Twitter: where Muppets meet Michel Houellebecq: The Press Christchurch Writers Festival

In so many words is a panel discussion on social media and books at The Press Christchurch Writers Festival. It’s on Thursday 30 August 4.30pm at the Literary PleasureDome aka the Geo Dome in Hagley Park.

On the panel are bloggers (and tweeters) Lara Strongman, Moata Tamaira, Will Harvie and me (Donna). It’ll be chaired by Graham “Bookman” Beattie and promises to be informative, banterrific and hey it’s FREE! Come along and listen, and ask questions and share your opinions.

Here I interview myself, which isn’t as odd as it sounds.
What are you looking forward to at the Festival?

At the last Press Christchurch Writers’ Festival I was pregnant with a wee sproglet who is now 3 and a half. Which shows it been aaages since we had our own literary shindig. Too long.

I’m looking forward to a mixture of fiction and non-fiction subjects. It’s good to combine that hardcore informational session with ones that are more about creativity and storytelling.

This will be my first Pechakucha, and I’m especially excited since it covers two of my favourite subjects – Rachael King’s is talking about creepy 70s and 80s kids’ tv and Mark Spurgeon (@typemark) discusses typography. I also look forward to getting another typography fix at the Christchurch Art Gallery’s Pressed Letters exhibition.

I want to go to Antarctica. The history of polar exploration is fascinating, and with IceFest coming soon to Christchurch it’s good timing. Emily Perkins’ novel The Forrests blooming well deserved any hype, so am keen to hear more from her.

On the Spot where Tim Wilson and Martin van Beynen will explore writing about big events like Hurricane Katrina and our quakes. How do you write about things that seem beyond words? A perfect subject for a celebration of writing.

What is the allure of Twitter for you?

Brevity. Wit. The delightful and unexpected. You might encounter a HouellebecqBot or get involved into a discussion on whether Big Bird is an Order or Chaos Muppet (Thanks to @adzebill for that one). Twitter is a space to share, highlight, ask, and explore.

It’s a community space . Christchurch people and others shared earthquake related information and concerns. The #eqnz hashtag came to represent this . When Margaret Mahy died, many remembrances and tributes were shared via Twitter.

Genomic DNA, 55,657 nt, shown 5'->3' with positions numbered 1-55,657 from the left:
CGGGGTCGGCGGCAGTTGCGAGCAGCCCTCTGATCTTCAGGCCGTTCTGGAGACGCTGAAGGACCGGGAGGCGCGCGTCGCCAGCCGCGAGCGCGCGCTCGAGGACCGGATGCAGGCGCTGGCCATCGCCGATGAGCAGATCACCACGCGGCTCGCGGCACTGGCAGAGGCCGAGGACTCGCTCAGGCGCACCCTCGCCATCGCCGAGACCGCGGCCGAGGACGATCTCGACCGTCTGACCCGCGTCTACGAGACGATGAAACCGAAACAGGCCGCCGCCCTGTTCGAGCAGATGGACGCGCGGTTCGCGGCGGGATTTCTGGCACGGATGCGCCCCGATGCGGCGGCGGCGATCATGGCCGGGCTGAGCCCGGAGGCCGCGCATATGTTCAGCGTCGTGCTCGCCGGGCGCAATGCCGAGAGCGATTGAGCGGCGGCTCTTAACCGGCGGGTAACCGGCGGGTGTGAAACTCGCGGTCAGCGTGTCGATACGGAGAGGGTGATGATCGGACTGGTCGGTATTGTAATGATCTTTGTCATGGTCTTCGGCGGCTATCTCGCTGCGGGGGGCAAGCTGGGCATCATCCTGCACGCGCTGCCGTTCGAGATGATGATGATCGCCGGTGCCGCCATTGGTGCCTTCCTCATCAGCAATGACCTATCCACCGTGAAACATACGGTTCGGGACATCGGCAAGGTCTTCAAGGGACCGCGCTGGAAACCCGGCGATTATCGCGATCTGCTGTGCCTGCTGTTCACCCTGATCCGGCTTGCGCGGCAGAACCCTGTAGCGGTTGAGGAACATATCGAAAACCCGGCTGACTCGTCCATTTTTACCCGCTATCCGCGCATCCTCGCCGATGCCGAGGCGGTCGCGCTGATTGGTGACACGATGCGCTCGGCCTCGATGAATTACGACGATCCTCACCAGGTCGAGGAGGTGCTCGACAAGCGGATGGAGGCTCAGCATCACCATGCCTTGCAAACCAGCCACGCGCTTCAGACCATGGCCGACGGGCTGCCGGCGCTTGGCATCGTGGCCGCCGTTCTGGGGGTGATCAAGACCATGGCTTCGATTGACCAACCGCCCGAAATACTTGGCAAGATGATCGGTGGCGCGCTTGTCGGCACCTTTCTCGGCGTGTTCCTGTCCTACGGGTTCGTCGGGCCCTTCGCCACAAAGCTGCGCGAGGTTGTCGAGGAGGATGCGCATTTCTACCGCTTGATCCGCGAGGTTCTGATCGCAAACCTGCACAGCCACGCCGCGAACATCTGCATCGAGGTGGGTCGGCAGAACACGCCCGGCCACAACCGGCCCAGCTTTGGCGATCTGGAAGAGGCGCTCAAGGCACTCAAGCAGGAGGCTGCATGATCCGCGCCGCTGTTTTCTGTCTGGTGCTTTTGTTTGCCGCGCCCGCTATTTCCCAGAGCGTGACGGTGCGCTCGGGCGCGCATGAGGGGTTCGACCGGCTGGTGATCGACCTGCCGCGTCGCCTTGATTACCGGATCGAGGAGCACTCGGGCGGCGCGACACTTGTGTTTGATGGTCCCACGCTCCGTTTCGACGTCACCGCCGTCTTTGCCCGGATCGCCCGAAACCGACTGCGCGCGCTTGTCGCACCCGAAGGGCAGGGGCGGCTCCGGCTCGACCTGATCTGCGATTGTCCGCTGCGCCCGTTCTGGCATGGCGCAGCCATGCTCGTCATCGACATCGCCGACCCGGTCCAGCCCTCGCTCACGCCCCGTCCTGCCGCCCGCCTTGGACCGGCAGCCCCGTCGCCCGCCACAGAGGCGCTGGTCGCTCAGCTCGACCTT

Serious information sharing is tempered by outbreaks of fun and creativity when a hashtag like #songsfromthesouthisland goes nuts. Or more recently #replacebooktitleswithnewzealandtowns. Sometimes the tweeting of an event or tv show is far more entertaining than the actual thing. Twitter makes us all commenters and a Greek chorus.

#twecon showed a new way of communication for academics, “a way to introduce people to ideas worth following up on” as @HORansome described it. Otago University has just completed Tweet your thesis.

It can also be a place to hone your writing – have a go at the NZ Book Council’s #fridayshorts. Writing a tweet is in itself an exercise communicating effectively – whether you are enticing people to click on a link, making a trenchant observation, expressing an idea  – and you’ve only got 140 characters to do it in.

Who do you recommend following on Twitter (especially on the literary side)?

Book-loving essentials are the New Zealand Book Council @nzbookcouncil and the Institute of Modern Letters at Victoria University @modernletters.

David Gutowski @largeheartedboy is awesome. He creates great stuff like Book Notes in which authors create and discuss a music playlist that relates in some way to their recently published book. He also knows a lot about what’s happening in culture and books.

I follow a bunch of writers, partly it lets you under the hood of the creative process, but also because they are all-round interesting. People like @sarahelaing, @rachaelking70 and @emilyjperkins.

Gravitate to libraries and librarians and information/data types – you’ll be exposed to amazing New Zealand resources – The National Library of New Zealand @nlnz, @digitalnz and Palmerston North City Library @pncitylibrary et al. Chris McDowall @fogonwater comes up with fascinating stuff like Uncertain Rainbow.

I like people and organisations with hearts of art and poetry – Phantom Billstickers do some awesome stuff @0800Phantom. Courtney Johnston @auchmill tweets about art, poetry, history and does so with contagious passion. Christchurch Art Gallery @chchartgallery is all around fab.

There are lots of ridonkulously smart and interesting tweeps.  Mike Dickison @adzebill and Philip Matthews @secondzeit are well worth a follow. Also Jolisa Gracewood @nzdodo, Russell Brown @publicaddress, Toby Manhire @toby_etc and @guysomerset have fingers on the pulse.

Tweeps in the publishing industry are often a step ahead in anticipating trends. People like Fergus Barrowman @FergusVUP and publishers like Aussies @text_publishing.

If you are into full on book worship. Swoon over the offerings of @BibliOdyssey and @50wattsdotcom.

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